Extinction Rebellion march for the final time this year. Founded in 2018, the climate change campaigners have been protesting throughout the UK. We followed Extinction Rebellion from their starting point at Trafalgar Square.
Thousands of people attended the march which took place yesterday in central London. Crowds followed and joined alongside as Extinction Rebellion marched for the final time through the streets of London, stopping at every monumental building and landmark. From Downing Street, Westminster Abbey and the London Eye, extinction rebellion paraded.
“We don’t want to cause any trouble, we’re trying to prevent trouble for the next generation” a protestor told me as they sang the songs of the rebellion, they marched at a slow place. The Red Brigade joined the rebellion, representing ‘the common blood we share with all species, that unifies us and makes us one’, according to an interview with The Metro. Initially created by Bristol Street performance group, the Invisible Circus, they first appeared during political protests against the Iraq War in 2001, and now parading alongside extinction rebellion in 2019. The brigades facial expressions stay neutral, showing no emotion, yet are the centre of the protest. With their draping red costumes, and their consistent pale makeup, they are an instantly recognisable group.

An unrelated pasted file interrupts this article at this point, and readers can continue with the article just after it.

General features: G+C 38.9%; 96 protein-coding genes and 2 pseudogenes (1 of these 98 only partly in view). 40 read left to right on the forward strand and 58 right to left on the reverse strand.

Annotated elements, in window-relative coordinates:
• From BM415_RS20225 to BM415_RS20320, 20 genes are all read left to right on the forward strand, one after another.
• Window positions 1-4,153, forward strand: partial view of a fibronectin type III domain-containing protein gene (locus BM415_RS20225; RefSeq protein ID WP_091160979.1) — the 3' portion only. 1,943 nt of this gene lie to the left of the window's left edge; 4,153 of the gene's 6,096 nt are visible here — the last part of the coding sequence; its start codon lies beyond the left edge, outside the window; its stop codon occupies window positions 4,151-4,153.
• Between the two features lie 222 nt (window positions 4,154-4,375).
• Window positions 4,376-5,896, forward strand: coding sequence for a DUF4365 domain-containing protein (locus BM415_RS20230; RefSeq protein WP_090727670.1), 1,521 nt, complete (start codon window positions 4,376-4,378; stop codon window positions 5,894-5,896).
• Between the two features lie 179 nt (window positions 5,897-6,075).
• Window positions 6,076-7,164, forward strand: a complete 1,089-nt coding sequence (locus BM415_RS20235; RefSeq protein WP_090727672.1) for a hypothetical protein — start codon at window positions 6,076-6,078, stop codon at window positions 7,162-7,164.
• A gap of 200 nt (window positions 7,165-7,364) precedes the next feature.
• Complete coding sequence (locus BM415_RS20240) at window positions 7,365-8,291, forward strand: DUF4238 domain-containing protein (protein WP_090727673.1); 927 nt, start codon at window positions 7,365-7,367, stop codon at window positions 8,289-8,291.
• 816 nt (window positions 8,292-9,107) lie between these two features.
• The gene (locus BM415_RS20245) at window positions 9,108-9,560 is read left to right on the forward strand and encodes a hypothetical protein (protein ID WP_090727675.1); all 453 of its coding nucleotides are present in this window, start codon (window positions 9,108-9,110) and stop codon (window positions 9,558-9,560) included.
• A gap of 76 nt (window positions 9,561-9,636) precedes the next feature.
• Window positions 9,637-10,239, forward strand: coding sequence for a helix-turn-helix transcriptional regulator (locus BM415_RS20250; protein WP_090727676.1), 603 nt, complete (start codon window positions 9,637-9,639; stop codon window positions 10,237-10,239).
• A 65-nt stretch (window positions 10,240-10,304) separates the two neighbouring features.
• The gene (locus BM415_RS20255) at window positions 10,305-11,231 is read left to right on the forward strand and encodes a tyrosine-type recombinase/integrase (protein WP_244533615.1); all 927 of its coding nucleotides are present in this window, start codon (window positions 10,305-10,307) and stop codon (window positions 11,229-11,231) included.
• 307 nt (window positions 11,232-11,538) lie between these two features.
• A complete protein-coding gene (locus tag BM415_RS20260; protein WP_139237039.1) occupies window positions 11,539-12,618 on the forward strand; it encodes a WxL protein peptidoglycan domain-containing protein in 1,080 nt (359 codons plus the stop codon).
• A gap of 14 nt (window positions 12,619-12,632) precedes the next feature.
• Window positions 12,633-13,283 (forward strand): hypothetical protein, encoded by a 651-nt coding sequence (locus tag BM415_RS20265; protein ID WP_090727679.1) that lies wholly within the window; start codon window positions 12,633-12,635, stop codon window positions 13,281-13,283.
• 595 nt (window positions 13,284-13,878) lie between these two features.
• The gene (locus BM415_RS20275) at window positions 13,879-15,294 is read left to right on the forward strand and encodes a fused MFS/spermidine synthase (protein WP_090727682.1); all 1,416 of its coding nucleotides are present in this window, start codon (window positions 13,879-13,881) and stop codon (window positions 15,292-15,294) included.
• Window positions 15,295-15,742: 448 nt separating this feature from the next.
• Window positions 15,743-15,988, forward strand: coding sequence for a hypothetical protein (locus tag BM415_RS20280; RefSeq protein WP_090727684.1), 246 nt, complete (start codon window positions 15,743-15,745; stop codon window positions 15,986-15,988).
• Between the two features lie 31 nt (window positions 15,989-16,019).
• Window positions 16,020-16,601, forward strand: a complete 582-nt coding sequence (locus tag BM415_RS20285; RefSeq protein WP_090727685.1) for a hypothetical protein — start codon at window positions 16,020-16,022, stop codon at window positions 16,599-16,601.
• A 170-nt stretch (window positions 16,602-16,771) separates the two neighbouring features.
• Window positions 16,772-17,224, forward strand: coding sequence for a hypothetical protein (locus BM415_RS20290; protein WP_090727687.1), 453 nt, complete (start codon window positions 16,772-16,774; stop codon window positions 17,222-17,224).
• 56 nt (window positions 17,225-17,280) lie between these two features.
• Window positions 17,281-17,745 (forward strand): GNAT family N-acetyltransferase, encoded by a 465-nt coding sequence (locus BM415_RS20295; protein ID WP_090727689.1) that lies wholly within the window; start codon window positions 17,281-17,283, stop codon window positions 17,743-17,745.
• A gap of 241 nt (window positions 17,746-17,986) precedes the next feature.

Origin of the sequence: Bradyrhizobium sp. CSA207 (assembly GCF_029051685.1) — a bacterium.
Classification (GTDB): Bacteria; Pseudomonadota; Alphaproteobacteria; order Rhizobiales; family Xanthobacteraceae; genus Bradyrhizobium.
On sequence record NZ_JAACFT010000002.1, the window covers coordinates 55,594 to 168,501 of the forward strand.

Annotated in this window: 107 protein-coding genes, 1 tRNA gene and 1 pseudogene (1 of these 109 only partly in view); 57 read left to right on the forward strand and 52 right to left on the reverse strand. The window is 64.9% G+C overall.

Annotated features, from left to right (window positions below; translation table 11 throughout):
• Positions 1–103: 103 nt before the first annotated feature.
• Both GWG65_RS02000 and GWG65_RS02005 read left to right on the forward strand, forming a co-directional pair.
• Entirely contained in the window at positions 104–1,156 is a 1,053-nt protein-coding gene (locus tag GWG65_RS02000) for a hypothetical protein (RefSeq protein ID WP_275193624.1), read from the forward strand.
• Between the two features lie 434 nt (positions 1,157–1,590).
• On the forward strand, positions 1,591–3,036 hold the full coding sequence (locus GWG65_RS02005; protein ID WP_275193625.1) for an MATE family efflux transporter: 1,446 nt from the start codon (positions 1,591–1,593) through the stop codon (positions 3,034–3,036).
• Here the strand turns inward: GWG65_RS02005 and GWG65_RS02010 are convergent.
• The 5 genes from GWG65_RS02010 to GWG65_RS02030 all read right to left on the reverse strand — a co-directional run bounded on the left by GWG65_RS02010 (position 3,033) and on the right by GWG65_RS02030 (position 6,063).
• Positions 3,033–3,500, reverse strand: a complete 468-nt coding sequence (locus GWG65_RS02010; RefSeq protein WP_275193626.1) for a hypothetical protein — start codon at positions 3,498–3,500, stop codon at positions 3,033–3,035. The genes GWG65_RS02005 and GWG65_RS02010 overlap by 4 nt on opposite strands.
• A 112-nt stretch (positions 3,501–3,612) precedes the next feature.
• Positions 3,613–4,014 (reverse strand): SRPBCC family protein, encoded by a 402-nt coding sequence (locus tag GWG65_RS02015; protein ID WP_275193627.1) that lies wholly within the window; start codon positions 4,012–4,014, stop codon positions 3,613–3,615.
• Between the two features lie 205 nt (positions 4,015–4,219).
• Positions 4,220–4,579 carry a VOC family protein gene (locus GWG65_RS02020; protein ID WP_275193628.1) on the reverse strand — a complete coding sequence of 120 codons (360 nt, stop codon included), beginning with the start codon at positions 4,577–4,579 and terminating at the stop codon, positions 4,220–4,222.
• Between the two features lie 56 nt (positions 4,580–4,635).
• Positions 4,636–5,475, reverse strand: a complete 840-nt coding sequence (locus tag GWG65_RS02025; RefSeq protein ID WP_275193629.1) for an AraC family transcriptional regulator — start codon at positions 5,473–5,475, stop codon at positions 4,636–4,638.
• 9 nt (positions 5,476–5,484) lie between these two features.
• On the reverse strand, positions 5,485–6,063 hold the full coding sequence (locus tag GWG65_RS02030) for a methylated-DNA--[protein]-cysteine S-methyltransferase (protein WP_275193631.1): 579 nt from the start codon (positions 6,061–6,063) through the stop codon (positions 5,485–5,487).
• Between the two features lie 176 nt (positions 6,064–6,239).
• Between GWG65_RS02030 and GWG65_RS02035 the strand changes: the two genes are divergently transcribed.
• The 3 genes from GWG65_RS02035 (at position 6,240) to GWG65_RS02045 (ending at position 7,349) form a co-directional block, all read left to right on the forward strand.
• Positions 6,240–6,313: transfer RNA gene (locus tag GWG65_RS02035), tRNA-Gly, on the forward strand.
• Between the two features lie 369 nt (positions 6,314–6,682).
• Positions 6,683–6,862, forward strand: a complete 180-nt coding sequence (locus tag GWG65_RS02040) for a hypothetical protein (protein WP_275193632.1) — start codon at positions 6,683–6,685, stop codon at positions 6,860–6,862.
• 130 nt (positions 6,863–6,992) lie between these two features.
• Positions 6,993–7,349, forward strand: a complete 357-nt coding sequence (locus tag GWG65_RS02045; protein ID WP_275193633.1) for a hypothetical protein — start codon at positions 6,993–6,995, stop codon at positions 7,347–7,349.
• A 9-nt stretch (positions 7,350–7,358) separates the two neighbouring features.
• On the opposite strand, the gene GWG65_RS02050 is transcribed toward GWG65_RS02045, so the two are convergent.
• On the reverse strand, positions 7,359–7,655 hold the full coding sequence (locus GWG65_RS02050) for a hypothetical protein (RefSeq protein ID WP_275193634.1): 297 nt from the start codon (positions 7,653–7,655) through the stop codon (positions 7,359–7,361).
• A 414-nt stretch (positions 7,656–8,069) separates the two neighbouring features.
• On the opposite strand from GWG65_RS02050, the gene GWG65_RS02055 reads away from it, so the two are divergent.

The red hands of the protestors, made from washable chalk paint, harmless to the environment. This represents the guilt and that they accept the blame for their actions, therefore the red representing the ‘blood on their hands’ says the protester pictured being interviewed. Overheard in the crowd of protesters, we were told that each protester with red hands was willing to get arrested at the end of the march in order to show their support. With thousand of protesters already intentionally getting arrested, many more stand in solidarity with them. Extinction Rebellion protests take a non-violent form, claiming they will only perform peaceful protests with no violence.
Many protesters brought their children along with them for the protests. “It is important to bring children so they aware from a young age of the problems that are occurring’, one protester said, along with her baby daughter. Lots of small groups formed, some creating paintings and prints, some for poetry, and some discussing the changes they would make.
Images and words: Ivana Finch